......or the ones without the boulders!  The  head of Loch Etive lies between the Blackmount and Glencoe and the hills in view are some of the best of both those grand ranges.  The sharp peaks at the ends of Buachaille Etive Beag and Buachaille Etive Mor are prominent, with the passes of the Lairig Eilde and the Lairig Gartain between them.  In shadow on the right of this image is the base of Ben Starav, a hill I'd put in my top ten of was all pretty special!

We sat for a considerable time just absorbing the views and enjoying the stillness of the morning - after our initial amazed exclamations about the view, words seemed a little superfluous.  Coffee was taken along with snacks to prolong the sitting around, but eventually we knew we'd have to get back on the water if we were to take advantage of the ebb tide further down the loch.

The views as we headed back down the upper part of the loch were hardly poor either!  What tiny breeze there had been had died completely and we paddled on absolutely still water, the only movement was that created by our paddle strokes - and we felt almost guilty when we created ripples on such perfection!

Stands of trees on the shore created great reflections; at times these seemed similar to the fractal patterns in children's kaleidoscopes.  I positioned myself to photograph first Allan..... 

...and then Raymond in the middle of these reflected geometric patterns.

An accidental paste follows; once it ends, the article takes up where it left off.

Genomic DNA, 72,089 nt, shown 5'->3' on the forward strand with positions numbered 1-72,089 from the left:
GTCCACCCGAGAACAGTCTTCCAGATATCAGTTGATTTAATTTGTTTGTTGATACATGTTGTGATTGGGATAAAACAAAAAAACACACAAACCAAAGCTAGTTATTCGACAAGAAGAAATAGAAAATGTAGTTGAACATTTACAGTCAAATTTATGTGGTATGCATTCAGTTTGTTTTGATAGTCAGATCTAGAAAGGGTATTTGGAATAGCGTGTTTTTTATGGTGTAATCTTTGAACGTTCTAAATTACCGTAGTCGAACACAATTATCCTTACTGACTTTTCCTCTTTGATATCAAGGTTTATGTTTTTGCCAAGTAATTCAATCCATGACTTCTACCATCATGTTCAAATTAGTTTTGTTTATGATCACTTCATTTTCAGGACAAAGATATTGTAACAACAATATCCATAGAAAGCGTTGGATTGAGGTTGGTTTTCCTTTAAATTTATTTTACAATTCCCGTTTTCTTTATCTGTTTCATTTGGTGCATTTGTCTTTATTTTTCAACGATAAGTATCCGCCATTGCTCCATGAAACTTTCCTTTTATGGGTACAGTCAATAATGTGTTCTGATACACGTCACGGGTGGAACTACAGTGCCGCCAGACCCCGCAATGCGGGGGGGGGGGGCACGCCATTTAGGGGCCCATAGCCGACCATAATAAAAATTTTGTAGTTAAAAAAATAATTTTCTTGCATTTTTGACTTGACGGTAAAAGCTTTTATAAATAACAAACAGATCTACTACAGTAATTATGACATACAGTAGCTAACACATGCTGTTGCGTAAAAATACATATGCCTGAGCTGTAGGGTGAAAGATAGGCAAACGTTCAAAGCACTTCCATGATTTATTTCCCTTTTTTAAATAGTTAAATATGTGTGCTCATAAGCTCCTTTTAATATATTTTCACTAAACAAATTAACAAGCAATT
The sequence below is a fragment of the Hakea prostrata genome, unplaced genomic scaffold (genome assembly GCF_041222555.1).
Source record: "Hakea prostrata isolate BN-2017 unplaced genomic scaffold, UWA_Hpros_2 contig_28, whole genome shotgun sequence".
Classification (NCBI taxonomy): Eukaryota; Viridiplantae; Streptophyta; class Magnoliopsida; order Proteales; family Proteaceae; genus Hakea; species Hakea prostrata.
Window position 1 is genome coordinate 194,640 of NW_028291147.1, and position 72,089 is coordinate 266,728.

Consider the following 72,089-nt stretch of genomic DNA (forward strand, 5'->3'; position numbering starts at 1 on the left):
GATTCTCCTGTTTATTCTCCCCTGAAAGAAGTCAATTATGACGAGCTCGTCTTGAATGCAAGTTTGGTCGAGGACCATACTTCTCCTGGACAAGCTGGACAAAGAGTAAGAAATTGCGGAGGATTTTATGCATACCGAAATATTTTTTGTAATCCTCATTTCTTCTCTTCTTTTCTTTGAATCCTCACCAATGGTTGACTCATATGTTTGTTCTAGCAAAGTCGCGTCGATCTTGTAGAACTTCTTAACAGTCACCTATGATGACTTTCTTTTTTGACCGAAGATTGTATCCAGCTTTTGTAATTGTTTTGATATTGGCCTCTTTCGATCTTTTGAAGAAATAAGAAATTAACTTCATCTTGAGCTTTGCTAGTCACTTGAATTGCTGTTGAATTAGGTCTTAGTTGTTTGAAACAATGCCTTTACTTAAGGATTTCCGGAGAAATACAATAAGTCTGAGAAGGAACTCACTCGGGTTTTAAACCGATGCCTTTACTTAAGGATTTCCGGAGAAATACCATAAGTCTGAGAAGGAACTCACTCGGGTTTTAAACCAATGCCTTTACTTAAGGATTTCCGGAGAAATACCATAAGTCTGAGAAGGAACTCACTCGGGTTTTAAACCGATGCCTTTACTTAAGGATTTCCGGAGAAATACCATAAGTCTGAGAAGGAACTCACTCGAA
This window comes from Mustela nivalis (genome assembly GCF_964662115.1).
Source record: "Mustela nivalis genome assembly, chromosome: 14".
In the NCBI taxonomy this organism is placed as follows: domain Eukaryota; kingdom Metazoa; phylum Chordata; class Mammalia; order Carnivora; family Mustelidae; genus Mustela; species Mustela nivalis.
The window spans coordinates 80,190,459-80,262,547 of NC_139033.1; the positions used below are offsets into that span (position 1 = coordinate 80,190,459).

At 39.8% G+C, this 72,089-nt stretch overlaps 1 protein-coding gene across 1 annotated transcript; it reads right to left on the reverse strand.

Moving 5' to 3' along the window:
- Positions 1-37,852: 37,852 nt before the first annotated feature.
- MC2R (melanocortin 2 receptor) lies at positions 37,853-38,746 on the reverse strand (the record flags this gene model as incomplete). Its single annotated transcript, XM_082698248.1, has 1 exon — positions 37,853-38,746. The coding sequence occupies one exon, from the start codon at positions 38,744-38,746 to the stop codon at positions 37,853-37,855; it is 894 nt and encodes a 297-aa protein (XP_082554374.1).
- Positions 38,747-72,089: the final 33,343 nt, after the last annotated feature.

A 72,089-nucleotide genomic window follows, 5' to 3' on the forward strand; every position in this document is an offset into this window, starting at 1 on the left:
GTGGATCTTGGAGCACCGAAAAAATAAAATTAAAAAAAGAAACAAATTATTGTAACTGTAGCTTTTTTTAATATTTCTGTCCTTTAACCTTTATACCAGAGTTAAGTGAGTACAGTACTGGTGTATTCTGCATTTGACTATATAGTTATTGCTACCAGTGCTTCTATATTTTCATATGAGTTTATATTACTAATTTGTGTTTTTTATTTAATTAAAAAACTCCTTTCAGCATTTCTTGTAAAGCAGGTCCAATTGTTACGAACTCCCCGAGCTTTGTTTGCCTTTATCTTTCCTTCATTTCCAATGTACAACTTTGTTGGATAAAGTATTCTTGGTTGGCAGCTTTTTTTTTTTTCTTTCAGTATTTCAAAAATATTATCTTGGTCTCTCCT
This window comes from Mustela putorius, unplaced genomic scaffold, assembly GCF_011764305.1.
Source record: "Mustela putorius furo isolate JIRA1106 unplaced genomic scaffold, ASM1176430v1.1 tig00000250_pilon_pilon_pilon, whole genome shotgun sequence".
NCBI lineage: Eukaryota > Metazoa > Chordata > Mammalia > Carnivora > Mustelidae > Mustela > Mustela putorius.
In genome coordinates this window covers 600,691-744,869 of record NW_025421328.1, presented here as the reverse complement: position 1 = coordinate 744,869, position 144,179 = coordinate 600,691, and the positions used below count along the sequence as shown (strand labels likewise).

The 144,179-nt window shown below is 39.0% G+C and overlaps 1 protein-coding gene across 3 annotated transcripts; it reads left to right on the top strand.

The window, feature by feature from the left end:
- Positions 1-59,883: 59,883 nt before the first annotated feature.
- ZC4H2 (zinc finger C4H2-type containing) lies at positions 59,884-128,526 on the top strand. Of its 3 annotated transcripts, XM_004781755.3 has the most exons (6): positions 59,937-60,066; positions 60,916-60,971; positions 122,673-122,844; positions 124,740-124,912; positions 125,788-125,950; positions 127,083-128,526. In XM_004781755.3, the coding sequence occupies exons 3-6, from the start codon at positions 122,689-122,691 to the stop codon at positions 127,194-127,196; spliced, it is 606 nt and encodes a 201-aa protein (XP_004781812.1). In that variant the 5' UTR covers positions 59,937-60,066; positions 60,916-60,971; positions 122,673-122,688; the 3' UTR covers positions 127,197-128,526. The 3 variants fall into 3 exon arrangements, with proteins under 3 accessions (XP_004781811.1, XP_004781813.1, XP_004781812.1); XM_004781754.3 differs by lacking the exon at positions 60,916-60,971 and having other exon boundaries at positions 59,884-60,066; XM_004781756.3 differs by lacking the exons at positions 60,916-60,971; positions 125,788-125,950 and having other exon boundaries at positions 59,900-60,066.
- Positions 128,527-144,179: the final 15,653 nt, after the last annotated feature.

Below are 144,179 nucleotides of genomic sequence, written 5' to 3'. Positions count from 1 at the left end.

A wider view shows just how perfect this morning was as we paddled under the sweep of Ben Trillieachan (hill of the sandpiper - though many climbers who've had experience of the famous slabs on the north end of the hill would claim it's "sandpaper"!).

As we left the narrow upper part of the loch we took a last look back at the view.  Our passage back to Taynuilt was assisted by the pull of the ebb tide and we averaged a healthy 8.5km/h without much effort, popping through the narrows on the last of the ebb.

This had been a great overnight exploration of Loch Etive, we'd had great views and amazing wildlife encounters as well as a comfortable camp -  it's a loch I know that I'll return to paddle again.

Monday 21 December 2020

Big birds and big beasts on the shores of Loch Etive

We had little time to dwell on the fact that the brilliant autumnal sunshine had been replaced with a sheet of grey cloud.  As we paddled along the shore we became aware of two Oystercatchers and a gull going absolutely bonkers and dive-bombing a patch of beach.  Such behaviour usually indicates the presence of a predator, and in this case it was two of the most spectacular predators.

We were able to paddle slowly up to get really close views of two White Tailed Eagles (Haliaeetus albicilla) before the huge birds lifted off.  But, amazingly, they landed just a few metres along and seemed completely unfazed as we drifted past.  We thought that this was an adult and one of this year's young, the juvenile bird was mostly brown....

...while the adult was grey around the wings and mantle with the distinctive white tail of a mature bird.  We were treated to several minutes of very close encounter with these impressive birds and it was clear that they weren't at all bothered by us as long as we kept a comfortable distance and stayed quiet.

Eventually the juvenile bird got fed up of being dive-bombed by an irate gull and took off over the loch, followed by the adult bird which gave us a great fly-by.  Wildlife encounters like this are such a privilege - and to be treasured.  As it turned out, our wildlife experiences were far from over for the day.